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Edd China Sets New Speed ​​Record in the Electric Amphibious Class -Cars Automobiles

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As the sun rushed over the still waters of Coniston Water, a powerful mechanical scream sounded. The idyllic Cumbrian city of Coniston offers the seditious mantra of a chess game as soon as the tourist season is over. Nevertheless, the gentle hills sound like deafening anarchy.

Coniston Water is known worldwide as the "spiritual home of the record breaking water speed" and has a dark past when it comes down to the record speed of the water. Claim the life of Donald Campbell in 1967, But Campbell's spirit lives on, as every year in November, several racing boat teams come on the sleepy tourist trap from across the nation in search of one thing – speed.

More than 60 volunteers are taking their time for Coniston Powerboat Records Week, now 48 years old and currently being sponsored Coppermine Cottages, which welcome competitors of all ages and abilities. One of these participants stood on the edge of the water and waited for his planned run in the biting cold. Edd China.

Edd stood by his craft, a Gibbs Aquada, and turned to us with a grin. "I'm going to record at 2 pm". His eye sparkled with a stir. Unlike most people talking about the conversation, China was clearly ready to go the way.

He certainly had the "vehicle" with which he could win the victory. This year's machine, which appeared at Coniston Powerboats Week in 2017 with the previous Aquada incarnation, was a dark secret. While the original was powered by a V6 Rover K-Series engine, the new Gibbs Aquada claimed to be quietly mastering the electric drive.

This was the first time the world's first high-speed amphibious on Coniston Water.

The Aquada was installed with two 200 kW electric motors with an activity of 60 minutes and a range of 161 km (161 km). Most of the power should be spent bringing the vehicle to the starting line. As an amphibious vehicle, the wheels had to be retracted for aerodynamic stability, using a considerable amount of juice.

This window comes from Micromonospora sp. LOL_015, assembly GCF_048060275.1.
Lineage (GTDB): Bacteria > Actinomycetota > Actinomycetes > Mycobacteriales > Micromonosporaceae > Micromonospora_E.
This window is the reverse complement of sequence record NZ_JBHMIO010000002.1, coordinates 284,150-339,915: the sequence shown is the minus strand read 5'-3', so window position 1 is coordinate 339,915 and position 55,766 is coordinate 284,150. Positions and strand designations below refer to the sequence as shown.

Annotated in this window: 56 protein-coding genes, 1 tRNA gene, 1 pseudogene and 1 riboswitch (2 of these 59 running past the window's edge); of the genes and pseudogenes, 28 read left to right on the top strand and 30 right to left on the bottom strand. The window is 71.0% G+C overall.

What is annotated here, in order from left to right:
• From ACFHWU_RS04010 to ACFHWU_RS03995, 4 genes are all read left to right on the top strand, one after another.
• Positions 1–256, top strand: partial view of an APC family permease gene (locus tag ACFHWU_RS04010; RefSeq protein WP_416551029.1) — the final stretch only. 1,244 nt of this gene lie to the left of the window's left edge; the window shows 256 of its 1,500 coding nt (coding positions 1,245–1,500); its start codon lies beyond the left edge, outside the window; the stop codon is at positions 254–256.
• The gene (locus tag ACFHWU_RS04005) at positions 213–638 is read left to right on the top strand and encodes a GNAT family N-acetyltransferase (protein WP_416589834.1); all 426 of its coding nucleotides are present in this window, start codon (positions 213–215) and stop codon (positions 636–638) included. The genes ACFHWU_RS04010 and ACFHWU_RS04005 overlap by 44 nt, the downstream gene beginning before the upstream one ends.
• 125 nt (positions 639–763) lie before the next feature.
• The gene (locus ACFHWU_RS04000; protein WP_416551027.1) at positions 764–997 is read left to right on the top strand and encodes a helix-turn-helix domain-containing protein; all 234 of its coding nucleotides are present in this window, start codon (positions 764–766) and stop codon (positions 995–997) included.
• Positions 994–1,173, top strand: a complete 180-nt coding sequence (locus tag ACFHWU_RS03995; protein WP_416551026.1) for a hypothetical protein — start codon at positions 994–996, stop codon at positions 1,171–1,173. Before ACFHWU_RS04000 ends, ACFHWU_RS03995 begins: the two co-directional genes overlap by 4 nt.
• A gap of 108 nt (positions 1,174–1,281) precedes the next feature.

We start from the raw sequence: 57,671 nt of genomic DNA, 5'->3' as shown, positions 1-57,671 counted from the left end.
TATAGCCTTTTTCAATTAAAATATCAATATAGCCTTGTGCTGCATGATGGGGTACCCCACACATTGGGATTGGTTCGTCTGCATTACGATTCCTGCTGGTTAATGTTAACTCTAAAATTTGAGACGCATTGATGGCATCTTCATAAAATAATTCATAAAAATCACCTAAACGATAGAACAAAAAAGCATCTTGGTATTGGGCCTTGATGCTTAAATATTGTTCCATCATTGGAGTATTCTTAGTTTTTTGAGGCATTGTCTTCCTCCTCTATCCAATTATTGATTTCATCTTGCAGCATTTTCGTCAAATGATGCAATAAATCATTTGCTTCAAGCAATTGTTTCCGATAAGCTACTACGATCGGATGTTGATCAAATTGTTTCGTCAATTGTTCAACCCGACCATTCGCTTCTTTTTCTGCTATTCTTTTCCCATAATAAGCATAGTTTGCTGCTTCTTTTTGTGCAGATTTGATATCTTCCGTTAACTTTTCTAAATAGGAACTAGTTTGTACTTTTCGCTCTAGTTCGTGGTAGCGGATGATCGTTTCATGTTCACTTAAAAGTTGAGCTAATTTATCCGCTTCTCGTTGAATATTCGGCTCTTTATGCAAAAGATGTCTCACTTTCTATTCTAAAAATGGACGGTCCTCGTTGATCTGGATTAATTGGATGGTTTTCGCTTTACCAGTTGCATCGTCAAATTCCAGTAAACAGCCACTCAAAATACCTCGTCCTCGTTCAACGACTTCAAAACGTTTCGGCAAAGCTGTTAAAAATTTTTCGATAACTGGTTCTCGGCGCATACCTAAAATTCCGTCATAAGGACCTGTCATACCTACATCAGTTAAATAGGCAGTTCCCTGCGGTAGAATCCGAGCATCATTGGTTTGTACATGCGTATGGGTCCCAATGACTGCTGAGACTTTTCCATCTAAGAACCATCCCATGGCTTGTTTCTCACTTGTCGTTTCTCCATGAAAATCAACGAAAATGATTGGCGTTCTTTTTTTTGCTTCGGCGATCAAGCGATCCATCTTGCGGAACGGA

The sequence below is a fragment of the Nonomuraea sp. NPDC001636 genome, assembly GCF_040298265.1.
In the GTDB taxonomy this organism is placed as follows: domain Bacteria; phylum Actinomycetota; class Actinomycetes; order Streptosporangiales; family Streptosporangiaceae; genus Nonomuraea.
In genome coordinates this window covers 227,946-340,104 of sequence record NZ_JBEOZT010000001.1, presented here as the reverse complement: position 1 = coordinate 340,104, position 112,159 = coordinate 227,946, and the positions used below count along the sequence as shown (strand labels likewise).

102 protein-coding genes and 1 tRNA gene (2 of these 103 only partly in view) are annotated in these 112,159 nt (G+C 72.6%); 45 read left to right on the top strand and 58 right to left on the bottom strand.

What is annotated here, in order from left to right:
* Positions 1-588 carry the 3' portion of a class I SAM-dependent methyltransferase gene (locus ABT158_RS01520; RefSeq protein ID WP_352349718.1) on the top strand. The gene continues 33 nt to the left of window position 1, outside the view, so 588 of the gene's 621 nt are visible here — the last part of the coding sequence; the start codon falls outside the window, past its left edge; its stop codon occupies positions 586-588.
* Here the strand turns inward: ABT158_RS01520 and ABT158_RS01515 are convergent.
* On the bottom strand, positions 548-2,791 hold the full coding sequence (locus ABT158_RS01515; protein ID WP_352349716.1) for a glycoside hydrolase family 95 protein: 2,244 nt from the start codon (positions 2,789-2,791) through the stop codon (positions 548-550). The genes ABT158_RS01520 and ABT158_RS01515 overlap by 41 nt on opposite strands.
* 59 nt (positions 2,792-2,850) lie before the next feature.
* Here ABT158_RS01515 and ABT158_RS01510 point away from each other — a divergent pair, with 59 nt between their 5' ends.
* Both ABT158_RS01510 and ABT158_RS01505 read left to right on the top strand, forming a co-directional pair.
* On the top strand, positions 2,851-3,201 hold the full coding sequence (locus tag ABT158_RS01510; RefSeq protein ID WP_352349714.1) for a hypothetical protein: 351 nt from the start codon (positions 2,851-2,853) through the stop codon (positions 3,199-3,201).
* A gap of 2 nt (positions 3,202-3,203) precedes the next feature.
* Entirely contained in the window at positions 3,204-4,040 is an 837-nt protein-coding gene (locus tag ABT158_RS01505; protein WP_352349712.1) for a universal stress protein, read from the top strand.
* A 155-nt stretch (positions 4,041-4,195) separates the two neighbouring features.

Nevertheless, this challenge did not seem to frighten the TV presenter. China climbed down the slipway in front of a crowd and tore off the first marks and expectant officials. In contrast to the other record boats of the day there was no jerking of the speed or the throaty screaming. Instead, there was a humming silence interrupted by the pouring of Coniston Water's cold, dense lifeblood. On a spray head, Edd appeared on the lake.

It was impossible to determine the success of Edd's venture until the speed officials transmitted his results. But the big smile on the runway said it all. He had broken the national record with a top speed of 24.9 knots.

The next day, Edd and the Gibbs team dawned another run. The amphibious electric car, however, had other ideas. While docking, the Aquada developed a problem; damp smoke in the static air.

As it turned out, the electrical system had blown a number of resistors. Health & Safety finished the second round. Despite the teething problems, Edd and the team were not thrilled. The result was still in the bag.

"An early bath and then back to the workshop for me!", China joked. We look forward to his attempts next year …

Images courtesy of Calum Brown and Edd China

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